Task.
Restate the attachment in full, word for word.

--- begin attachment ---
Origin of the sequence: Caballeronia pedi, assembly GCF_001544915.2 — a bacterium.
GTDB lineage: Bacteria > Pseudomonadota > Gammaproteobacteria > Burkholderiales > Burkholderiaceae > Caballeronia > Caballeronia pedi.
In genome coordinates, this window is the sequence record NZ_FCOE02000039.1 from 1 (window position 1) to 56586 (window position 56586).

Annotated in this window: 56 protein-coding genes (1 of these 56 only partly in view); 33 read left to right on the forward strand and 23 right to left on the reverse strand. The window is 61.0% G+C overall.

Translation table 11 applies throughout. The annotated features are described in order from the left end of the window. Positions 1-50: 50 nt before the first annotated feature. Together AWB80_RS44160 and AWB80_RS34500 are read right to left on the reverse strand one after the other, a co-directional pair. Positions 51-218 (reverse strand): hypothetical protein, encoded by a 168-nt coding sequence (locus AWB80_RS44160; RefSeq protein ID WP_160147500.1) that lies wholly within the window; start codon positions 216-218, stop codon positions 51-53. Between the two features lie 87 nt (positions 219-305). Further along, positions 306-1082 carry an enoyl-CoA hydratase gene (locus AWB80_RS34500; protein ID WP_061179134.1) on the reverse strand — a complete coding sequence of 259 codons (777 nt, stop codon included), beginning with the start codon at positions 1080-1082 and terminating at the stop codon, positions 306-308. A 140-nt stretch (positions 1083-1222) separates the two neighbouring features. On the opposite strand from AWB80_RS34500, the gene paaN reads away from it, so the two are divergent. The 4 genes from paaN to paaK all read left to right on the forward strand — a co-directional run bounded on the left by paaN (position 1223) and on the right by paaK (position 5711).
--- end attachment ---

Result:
Origin of the sequence: Caballeronia pedi, assembly GCF_001544915.2 — a bacterium.
GTDB lineage: Bacteria > Pseudomonadota > Gammaproteobacteria > Burkholderiales > Burkholderiaceae > Caballeronia > Caballeronia pedi.
In genome coordinates, this window is the sequence record NZ_FCOE02000039.1 from 1 (window position 1) to 56586 (window position 56586).

Annotated in this window: 56 protein-coding genes (1 of these 56 only partly in view); 33 read left to right on the forward strand and 23 right to left on the reverse strand. The window is 61.0% G+C overall.

Translation table 11 applies throughout. The annotated features are described in order from the left end of the window. Positions 1-50: 50 nt before the first annotated feature. Together AWB80_RS44160 and AWB80_RS34500 are read right to left on the reverse strand one after the other, a co-directional pair. Positions 51-218 (reverse strand): hypothetical protein, encoded by a 168-nt coding sequence (locus AWB80_RS44160; RefSeq protein ID WP_160147500.1) that lies wholly within the window; start codon positions 216-218, stop codon positions 51-53. Between the two features lie 87 nt (positions 219-305). Further along, positions 306-1082 carry an enoyl-CoA hydratase gene (locus AWB80_RS34500; protein ID WP_061179134.1) on the reverse strand — a complete coding sequence of 259 codons (777 nt, stop codon included), beginning with the start codon at positions 1080-1082 and terminating at the stop codon, positions 306-308. A 140-nt stretch (positions 1083-1222) separates the two neighbouring features. On the opposite strand from AWB80_RS34500, the gene paaN reads away from it, so the two are divergent. The 4 genes from paaN to paaK all read left to right on the forward strand — a co-directional run bounded on the left by paaN (position 1223) and on the right by paaK (position 5711).